The ATA would again like to reiterate the importance for trainers to acquaint themselves with the Rules of Racing relating COBALT and the introduction of a threshold for the substance.
We strongly advise trainers to familiarise themselves with the new Rule which the ATA has communicated previously and is copied below.
If you are using products that contain Cobalt, please ensure you follow instructions and refrain from using the products for a full day prior to racing. If you are uncertain, please speak to your veterinarian for further advice.
The ATA, as a matter of course and back-up, communicates all changes to the Rules of Racing as they apply to trainers and their staff, and we cannot emphasise strongly enough the absolute necessity to acquaint yourself with these rule changes.
COBALT THRESHOLD INTRODUCED INTO THE AUSTRALIAN RULES OF RACING
Trainers are advised of the introduction of the following new Australian Rule of Racing which takes effect from 1 January 2015:
AR.178C (1) The following prohibited substances when present at or below the concentrations respectively set out are excepted from the provisions of AR.178B and AR.178H:-
“(l) Cobalt at a mass concentration of 200 micrograms per litre in urine.”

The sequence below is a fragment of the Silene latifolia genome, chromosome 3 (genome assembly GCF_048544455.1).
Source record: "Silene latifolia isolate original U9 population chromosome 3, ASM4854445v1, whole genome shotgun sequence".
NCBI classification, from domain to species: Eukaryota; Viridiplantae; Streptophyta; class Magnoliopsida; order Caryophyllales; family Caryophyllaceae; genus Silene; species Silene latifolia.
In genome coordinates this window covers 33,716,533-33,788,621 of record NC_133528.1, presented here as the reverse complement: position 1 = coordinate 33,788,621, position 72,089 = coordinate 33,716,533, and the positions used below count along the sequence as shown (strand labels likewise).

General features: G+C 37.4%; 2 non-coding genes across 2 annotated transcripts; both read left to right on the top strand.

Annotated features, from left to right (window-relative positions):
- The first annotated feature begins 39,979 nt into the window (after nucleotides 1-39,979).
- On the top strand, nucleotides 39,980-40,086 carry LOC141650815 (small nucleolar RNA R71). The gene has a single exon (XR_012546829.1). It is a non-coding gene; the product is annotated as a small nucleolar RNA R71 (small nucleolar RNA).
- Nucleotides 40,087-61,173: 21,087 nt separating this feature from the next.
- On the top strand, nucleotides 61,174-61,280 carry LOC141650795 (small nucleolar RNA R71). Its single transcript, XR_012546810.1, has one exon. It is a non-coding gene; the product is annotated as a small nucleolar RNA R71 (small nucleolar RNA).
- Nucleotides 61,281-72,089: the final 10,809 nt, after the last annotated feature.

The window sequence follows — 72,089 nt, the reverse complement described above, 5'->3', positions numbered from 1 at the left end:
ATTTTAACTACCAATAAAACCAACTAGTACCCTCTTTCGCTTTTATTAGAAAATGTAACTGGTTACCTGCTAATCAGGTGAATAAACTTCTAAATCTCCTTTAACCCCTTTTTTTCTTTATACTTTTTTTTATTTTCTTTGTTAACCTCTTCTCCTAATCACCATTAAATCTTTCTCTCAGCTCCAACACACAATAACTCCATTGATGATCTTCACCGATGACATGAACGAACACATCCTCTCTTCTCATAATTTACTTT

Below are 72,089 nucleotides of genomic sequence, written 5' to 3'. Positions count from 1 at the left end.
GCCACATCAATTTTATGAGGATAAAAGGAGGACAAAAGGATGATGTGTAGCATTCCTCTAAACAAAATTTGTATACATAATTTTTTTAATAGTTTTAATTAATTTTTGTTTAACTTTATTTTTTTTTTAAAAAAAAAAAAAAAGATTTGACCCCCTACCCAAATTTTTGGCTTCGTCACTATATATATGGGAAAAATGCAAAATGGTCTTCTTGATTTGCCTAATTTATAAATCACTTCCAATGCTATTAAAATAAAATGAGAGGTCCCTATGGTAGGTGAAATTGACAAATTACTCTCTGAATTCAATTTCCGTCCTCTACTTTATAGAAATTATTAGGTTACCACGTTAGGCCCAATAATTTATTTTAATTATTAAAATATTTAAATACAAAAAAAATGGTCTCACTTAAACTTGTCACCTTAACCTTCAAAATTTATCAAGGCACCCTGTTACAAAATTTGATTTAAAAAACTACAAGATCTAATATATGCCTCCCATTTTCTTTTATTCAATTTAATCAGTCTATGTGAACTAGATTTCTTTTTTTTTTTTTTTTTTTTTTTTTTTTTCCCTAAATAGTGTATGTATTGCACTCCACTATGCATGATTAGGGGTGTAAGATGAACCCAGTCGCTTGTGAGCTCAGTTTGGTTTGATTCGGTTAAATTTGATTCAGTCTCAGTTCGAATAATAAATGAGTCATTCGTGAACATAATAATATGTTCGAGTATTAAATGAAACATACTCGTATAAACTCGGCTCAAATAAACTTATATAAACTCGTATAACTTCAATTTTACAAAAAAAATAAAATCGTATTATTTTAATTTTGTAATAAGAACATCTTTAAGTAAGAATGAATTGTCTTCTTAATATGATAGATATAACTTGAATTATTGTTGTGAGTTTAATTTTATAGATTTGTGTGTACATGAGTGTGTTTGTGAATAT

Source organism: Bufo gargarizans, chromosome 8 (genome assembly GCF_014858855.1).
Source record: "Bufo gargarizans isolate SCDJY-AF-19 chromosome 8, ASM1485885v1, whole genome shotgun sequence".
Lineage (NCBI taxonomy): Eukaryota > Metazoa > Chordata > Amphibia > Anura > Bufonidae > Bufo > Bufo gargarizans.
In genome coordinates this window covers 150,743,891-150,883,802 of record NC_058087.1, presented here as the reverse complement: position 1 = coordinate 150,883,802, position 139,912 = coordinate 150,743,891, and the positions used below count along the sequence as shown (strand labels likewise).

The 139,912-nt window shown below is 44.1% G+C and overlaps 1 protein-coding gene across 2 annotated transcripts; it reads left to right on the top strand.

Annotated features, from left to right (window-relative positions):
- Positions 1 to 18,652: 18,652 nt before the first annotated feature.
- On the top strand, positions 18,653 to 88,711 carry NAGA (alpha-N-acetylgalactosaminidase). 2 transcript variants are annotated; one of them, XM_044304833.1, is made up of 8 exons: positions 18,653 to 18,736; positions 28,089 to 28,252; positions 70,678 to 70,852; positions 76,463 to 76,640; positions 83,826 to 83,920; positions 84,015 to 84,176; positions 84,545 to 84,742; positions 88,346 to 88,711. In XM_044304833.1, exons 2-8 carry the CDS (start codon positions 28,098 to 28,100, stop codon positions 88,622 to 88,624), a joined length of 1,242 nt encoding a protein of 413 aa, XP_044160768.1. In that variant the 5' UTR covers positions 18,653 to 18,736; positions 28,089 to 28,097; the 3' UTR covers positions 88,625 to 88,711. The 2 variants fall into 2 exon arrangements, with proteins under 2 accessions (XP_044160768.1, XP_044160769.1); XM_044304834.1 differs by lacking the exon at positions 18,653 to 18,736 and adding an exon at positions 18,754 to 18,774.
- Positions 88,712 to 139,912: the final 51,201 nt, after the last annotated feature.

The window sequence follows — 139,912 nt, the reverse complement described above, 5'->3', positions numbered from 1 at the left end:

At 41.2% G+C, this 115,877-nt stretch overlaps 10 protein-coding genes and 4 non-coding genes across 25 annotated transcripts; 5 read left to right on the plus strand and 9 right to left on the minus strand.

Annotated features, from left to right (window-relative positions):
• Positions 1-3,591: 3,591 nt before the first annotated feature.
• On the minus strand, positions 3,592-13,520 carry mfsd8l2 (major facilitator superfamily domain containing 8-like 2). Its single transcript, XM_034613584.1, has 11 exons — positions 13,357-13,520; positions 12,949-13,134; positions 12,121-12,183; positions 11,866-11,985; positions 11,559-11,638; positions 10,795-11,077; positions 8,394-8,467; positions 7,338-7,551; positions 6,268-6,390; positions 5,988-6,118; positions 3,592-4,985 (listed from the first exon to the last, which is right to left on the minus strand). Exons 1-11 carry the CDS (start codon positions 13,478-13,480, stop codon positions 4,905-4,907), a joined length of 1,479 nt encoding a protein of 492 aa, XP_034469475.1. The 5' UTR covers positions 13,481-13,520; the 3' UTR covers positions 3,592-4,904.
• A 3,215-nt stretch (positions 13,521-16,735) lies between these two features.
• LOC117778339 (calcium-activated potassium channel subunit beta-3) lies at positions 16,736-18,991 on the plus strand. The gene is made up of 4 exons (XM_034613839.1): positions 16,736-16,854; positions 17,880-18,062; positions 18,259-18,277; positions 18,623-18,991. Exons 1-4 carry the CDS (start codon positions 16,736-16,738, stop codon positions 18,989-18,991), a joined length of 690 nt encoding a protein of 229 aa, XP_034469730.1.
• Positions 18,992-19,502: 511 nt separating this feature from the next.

Cobalt is a naturally occurring trace element which may normally be present in horses at very low levels as a result of the ingestion of feedstuffs that contain it in trace amounts. Cobalt is also present in the structure of vitamin B12 (cyanocobalamin). However, it is known that excessive amounts of cobalt have an effect on the blood system (AR.178B(1)) and that it is a hypoxia inducible factor (HIF)-1 stabiliser (AR.177B(2)(l)) and a haematopoietic agent (AR.178B(2)). Accordingly, it is a prohibited substance pursuant to AR.178B(1), AR.177B(2)(l) and AR.178B(2) when occurring at levels above those naturally occurring or as a result of routine nutritional sources.
A threshold level has been introduced into the Rules of Racing to recognise that cobalt can be present at very low levels when naturally occurring or as a result of routine nutritional sources.
This threshold has been determined following a national survey of the racing horse population which measured cobalt levels in normal racehorses during training and racing.
The threshold has been set at a level to allow for normal levels of cobalt supplementation through routine nutritional sources. However, trainers are advised that the administration, particularly by injection and on multiple occasions, of certain registered vitamin supplements close to racing may result in a level of cobalt in a subsequent sample that exceeds this threshold. Trainers are therefore advised to avoid the use of these supplements close to racing.
Examples of injectable vitamin supplements that contain cobalt and/or vitamin B12 include, but are not limited to, V.A.M. injection, Hemo-15 and Hemoplex.